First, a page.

We cannot easily forget the heartbreaking images of the exodus of migrant workers in the aftermath of the March Covid 19 lockdown. Labour migrants in the cities who had lost their employment, wages, and homes had little option but to return to their homelands, and they were determined to walk for miles in the sweltering heat as transportation was suspended as part of the lockdown. Today, after a year of harrowing exodus across India, the situation is no better for them, as the second wave of Covid 19 has prompted lockdown in many parts of the country. But the crucial question is whether any steps have been taken to secure unorganized and migrant workers in the long run. Although the country is dealing with a slew of issues related to the Covid 19 boom, India has little time to talk about migrants. The plight of migrants is not a source of concern for policymakers. There is no accurate estimate of the number of migrants who have returned to their homelands, and no safeguards have been put in place to protect returning migrants. The only sop center has come up with is the Garib Kalyan Rojgar Abhiyan (GKRA), which aims to create livelihood opportunities for returned migrant workers and applies to 116 districts, while important migrant-populated states such as West Bengal and Chhattisgarh are exempted.
As per the 2018-19 Economic Survey, 93 per cent of the total workforce is working in the “informal” sector. According to the 2011 census, internal migrants cover 45.36 crore people in India. This applies to both interstate and intrastate migrants. We expect 600 million internal migrants in 2020 based on census patterns. The Economic Survey 2016–17 estimated an inter-state migrant population of 60 million and an inter-district migrant population of 80 million (Government of India 2017).
The major legislative changes in 2020 concerning the workforce are the enactment of three new labour Codes-the Industrial Relations Code (IRC), the Occupational Safety and Health and Working Conditions Code (OSHWCC), and the Social Security Code (SSC). These codes, including the Code on Wages passed in 2019, subsume 29 existing laws on labour. With these changes in legislation, the important question concerning migrant workers is whether these new codes are a one-stop solution for the betterment of the vulnerable groups?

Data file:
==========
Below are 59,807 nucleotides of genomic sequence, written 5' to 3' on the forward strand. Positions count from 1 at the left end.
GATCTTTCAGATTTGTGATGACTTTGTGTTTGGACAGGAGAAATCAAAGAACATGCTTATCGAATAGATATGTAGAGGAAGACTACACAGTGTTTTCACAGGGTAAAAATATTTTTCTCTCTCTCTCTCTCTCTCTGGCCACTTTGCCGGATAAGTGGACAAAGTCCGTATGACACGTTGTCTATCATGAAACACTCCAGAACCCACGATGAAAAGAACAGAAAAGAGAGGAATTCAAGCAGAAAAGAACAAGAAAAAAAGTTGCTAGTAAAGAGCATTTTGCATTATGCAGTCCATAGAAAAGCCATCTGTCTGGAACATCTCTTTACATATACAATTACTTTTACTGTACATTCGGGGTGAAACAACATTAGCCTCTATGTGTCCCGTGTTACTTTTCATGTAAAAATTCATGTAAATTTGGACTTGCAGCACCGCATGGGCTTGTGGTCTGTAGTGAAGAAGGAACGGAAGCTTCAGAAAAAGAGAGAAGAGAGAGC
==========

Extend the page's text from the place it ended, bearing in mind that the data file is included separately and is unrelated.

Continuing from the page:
The Inter-State Migrant Workers (Regulation of Employment and Conditions of Service) Act of 1979 was the most relevant legislation in place to protect migrants, and now it has been subsumed into the Occupational Safety, Health, and Working Conditions Act. (OSHWCC)
Consolidation and simplification of Labour laws was the proposed recommendation of the National Commission on Labour (2002). These Codes aim to bring uniformity in labour laws and to promote ease of doing business, thereby increasing Foreign Direct Investment flows.
Occupational Safety, Health, and Working Conditions Act
OSHWCC is one of four codes that encompass 13 labour laws governing worker health, safety, and working conditions. The Codes benefited the working class by establishing a universal minimum wage, trade union recognition, social security for gig and platform jobs, and a broader definition of migrant workers, among other things. However, a closer examination reveals that the code falls short of ensuring the safety and health of all employees.
The major concerns around OSHWCC are:
- The Code fails to address concerns related to the safety and working conditions of most workers in the informal sector, like the agricultural sector, which employs more than 50% of the total working population of India.
- The bill provides special provisions along with general provisions for all establishments like filing returns, duties of employers, etc. But the mandate for providing special provisions is unclear and special categories of workers like migrant workers are not allotted any specific provisions.
- When the number of intrastate migrants in India is large in number as per the 2011 census, the code fails to address it. Intra-state migrants have been entirely excluded from the Code’s scope, despite being subject to exclusion and alienation in urban labor markets based on class and ethnicity.
- There is a wide delegation in respect of safety standards. The code has not even mentioned minimum Occupational Safety and Health Standards. These are delegated to the Central Government to notify accordingly. This is a disheartening provision as it causes concerns about its implementation.
- Although the OSHWC Code incorporates the Contract Labour (Regulation and Abolition) Act of 1970 and the Inter-State Migrant Workmen (Regulation of Employment and Conditions of Service) Act of 1979, it excludes the Bonded Labour Act, potentially leaving a gap in the law. (said Dr Avinash Kumar, Associate Professor at Jawaharlal Nehru University’s Centre for Informal Sector and Labour Studies)
SOCIAL SECURITY CODE (SSC)